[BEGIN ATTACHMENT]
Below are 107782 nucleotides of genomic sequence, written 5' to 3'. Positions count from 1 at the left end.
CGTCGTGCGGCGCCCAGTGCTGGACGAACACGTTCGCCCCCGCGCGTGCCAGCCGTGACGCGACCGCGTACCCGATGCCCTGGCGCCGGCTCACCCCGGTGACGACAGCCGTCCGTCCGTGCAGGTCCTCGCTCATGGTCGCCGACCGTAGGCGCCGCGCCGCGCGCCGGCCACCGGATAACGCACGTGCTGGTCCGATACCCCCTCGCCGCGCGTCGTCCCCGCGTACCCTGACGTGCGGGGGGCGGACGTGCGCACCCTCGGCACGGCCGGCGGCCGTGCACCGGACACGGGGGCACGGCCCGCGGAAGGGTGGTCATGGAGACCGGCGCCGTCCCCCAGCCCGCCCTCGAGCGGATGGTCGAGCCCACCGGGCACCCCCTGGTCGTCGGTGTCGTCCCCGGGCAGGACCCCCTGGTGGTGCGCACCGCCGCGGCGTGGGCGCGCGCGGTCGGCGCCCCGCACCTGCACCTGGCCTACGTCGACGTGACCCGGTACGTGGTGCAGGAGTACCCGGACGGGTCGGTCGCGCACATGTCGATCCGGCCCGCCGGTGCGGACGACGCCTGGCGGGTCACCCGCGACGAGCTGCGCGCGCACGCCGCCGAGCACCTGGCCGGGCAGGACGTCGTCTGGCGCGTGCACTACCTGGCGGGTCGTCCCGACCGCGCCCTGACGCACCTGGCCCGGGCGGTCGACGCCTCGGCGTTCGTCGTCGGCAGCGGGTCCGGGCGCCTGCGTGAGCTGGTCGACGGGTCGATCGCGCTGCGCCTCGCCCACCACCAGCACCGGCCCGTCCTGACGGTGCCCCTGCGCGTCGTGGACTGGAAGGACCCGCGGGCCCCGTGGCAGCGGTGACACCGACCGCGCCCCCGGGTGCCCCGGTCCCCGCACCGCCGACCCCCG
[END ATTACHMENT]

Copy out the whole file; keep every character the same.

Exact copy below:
Below are 107782 nucleotides of genomic sequence, written 5' to 3'. Positions count from 1 at the left end.
CGTCGTGCGGCGCCCAGTGCTGGACGAACACGTTCGCCCCCGCGCGTGCCAGCCGTGACGCGACCGCGTACCCGATGCCCTGGCGCCGGCTCACCCCGGTGACGACAGCCGTCCGTCCGTGCAGGTCCTCGCTCATGGTCGCCGACCGTAGGCGCCGCGCCGCGCGCCGGCCACCGGATAACGCACGTGCTGGTCCGATACCCCCTCGCCGCGCGTCGTCCCCGCGTACCCTGACGTGCGGGGGGCGGACGTGCGCACCCTCGGCACGGCCGGCGGCCGTGCACCGGACACGGGGGCACGGCCCGCGGAAGGGTGGTCATGGAGACCGGCGCCGTCCCCCAGCCCGCCCTCGAGCGGATGGTCGAGCCCACCGGGCACCCCCTGGTCGTCGGTGTCGTCCCCGGGCAGGACCCCCTGGTGGTGCGCACCGCCGCGGCGTGGGCGCGCGCGGTCGGCGCCCCGCACCTGCACCTGGCCTACGTCGACGTGACCCGGTACGTGGTGCAGGAGTACCCGGACGGGTCGGTCGCGCACATGTCGATCCGGCCCGCCGGTGCGGACGACGCCTGGCGGGTCACCCGCGACGAGCTGCGCGCGCACGCCGCCGAGCACCTGGCCGGGCAGGACGTCGTCTGGCGCGTGCACTACCTGGCGGGTCGTCCCGACCGCGCCCTGACGCACCTGGCCCGGGCGGTCGACGCCTCGGCGTTCGTCGTCGGCAGCGGGTCCGGGCGCCTGCGTGAGCTGGTCGACGGGTCGATCGCGCTGCGCCTCGCCCACCACCAGCACCGGCCCGTCCTGACGGTGCCCCTGCGCGTCGTGGACTGGAAGGACCCGCGGGCCCCGTGGCAGCGGTGACACCGACCGCGCCCCCGGGTGCCCCGGTCCCCGCACCGCCGACCCCCG